London: Banks and brokerages have cut their average gold price forecasts for this year and 2019 after the metal slumped to 19-month lows in August, but they still expect prices to stage a modest recovery, a Reuters poll showed. Spot gold prices will average $1,273 an ounce in 2018 and $1,300 in 2019, according to the poll of 39 analysts and traders conducted this month. That compares with predictions in a similar poll three months ago of $1,301 for this year and $1,325 for next year.
Poll respondents also downgraded their silver outlook, predicting an average price of $15.80 an ounce this year and $16.40 in 2019, down from the previous poll’s forecasts of $16.70 for 2018 and $17.52 for 2019. Silver, used in electronics as well as for investment, has fallen faster than gold this year and is now trading around $14.60 an ounce. The gold/silver ratio, or the number of silver ounces needed to buy an ounce of gold, rose to a 23-year high of 85 in September.
But analysts expect silver to regain some ground, despite the potential for trade disputes and slower economic growth to depress demand. “Silver is likely to outperform gold due to the lack of new mines coming on stream, strong retail buying and the fact that it typically outperforms when gold prices are rising," said Samuel Burman at Capital Economics.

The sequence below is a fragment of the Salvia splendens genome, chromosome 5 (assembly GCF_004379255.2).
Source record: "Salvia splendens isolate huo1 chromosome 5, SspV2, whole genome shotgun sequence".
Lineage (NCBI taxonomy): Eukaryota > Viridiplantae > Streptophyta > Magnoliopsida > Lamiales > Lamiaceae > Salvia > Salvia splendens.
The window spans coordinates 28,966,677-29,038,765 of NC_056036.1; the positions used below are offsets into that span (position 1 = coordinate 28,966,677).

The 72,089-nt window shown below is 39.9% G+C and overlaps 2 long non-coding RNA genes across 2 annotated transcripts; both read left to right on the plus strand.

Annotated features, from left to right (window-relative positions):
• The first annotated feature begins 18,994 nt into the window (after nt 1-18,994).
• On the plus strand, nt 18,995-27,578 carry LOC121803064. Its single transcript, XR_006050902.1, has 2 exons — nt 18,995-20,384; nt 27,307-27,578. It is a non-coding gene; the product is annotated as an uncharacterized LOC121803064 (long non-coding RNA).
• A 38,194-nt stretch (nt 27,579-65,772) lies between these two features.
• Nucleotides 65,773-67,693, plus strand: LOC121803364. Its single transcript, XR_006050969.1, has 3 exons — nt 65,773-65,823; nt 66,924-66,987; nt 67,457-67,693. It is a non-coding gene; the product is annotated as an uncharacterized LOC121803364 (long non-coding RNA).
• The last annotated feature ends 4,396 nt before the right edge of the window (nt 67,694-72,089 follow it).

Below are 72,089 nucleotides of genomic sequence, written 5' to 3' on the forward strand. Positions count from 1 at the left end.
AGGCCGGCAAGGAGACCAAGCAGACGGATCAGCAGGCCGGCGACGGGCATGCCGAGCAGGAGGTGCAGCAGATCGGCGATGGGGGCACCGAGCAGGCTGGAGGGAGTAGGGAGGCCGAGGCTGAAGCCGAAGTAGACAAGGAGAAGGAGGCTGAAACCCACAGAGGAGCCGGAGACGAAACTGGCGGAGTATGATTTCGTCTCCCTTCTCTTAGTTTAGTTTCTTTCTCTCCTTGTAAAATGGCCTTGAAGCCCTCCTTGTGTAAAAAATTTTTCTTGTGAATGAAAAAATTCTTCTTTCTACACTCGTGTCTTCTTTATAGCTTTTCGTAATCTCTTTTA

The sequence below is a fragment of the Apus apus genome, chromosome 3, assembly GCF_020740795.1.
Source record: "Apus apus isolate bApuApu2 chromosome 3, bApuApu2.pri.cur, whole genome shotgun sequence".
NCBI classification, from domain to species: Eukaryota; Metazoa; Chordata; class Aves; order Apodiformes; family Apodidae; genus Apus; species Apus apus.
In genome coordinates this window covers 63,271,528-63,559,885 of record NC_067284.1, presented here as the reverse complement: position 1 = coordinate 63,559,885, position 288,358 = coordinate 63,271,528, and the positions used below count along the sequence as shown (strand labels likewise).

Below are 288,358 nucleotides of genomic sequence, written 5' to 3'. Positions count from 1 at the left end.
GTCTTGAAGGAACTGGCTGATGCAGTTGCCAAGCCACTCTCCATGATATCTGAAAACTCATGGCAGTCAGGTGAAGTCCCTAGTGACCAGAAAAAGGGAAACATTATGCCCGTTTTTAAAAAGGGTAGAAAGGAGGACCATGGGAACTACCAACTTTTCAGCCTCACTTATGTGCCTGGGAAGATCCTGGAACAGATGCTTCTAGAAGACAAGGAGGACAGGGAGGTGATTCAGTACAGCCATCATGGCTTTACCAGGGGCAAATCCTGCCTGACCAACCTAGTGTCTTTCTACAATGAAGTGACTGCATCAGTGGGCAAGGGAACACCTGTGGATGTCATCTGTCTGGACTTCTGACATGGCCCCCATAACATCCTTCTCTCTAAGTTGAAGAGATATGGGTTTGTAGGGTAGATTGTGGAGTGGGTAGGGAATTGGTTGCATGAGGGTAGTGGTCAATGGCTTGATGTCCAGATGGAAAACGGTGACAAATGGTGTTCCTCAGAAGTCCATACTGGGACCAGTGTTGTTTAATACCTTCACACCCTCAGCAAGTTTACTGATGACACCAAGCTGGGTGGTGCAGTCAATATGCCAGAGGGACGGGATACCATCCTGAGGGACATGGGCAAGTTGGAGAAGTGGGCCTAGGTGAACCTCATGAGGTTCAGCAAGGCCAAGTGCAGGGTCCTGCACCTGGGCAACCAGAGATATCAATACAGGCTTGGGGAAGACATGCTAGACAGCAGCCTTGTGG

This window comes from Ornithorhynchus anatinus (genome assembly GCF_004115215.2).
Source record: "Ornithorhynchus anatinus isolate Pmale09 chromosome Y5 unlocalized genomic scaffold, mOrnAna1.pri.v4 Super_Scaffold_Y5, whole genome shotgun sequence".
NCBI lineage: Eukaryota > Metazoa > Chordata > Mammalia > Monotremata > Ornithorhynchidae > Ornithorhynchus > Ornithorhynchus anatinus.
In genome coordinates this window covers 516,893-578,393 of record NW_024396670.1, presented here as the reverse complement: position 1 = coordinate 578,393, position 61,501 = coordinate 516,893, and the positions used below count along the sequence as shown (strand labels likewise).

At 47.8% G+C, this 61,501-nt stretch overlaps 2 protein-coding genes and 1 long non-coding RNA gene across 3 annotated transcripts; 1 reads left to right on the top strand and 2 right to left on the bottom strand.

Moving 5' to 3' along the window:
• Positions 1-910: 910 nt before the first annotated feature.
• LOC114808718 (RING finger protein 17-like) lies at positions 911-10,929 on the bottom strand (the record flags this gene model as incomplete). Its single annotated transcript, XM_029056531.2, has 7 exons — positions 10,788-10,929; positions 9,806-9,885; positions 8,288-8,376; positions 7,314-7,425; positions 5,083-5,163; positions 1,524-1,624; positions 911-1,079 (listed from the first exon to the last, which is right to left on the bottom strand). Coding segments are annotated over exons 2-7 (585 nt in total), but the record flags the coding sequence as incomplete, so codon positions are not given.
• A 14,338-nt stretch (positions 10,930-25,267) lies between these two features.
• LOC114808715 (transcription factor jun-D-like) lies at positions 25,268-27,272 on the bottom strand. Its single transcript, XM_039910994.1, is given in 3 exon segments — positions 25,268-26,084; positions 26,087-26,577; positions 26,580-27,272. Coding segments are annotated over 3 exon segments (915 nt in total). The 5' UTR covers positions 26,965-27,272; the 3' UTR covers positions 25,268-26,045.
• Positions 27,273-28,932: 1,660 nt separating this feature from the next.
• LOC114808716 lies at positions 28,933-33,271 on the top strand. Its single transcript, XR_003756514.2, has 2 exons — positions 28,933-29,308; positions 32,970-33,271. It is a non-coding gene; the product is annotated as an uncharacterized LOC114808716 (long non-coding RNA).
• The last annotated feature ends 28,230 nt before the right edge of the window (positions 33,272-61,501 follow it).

“We expect the ratio to drop to 76.5 by end-2019," he said.
Gold has suffered a torrid few months, with prices falling from a high of $1,366.07 in January to as low as $1,159.96 in August as a strengthening US dollar made gold pricier for buyers with other currencies and rising stock markets and US interest rates offered better returns.
But it has clawed back to around $1,235 an ounce as sharp falls on global stock markets in recent weeks revived interest in bullion as a safe place to park assets.
“Gold prices are still below where their fundamentals justify, especially if the current shift in risk appetite is sustained," said Christopher Louney at Royal Bank of Canada (RBC).
Economic and political risks are looming larger, which should benefit gold, said ETF Securities analyst Nitesh Shah.
“There is no shortage of geopolitical concerns ... Italy’s indebtedness and lack of a viable budget, uncertainty around Brexit negotiations, uncertainty around US policy following U.S. Midterm elections are some of the risks," he said.
Appetite for gold from exchange-traded funds backed by the metal is recovering after their holdings dropped almost 10%, or 5.4 million ounces, between mid-May and early October.
The beginnings of a repositioning by speculative investors which had ramped up bets on lower prices on the Comex exchange to the highest on record is also a positive.
However, bullishness must be offset by the strength of the US economy and the dollar, which rose even as equities plummeted, and several more U.S. interest rate rises still to come, said Harry Tchilinguirian at BNP Paribas, predicting gold prices would fall next year.
Higher interest rates hurt gold because they push up bond yields, denting the appeal of non-yielding bullion, and tend to boost the greenback.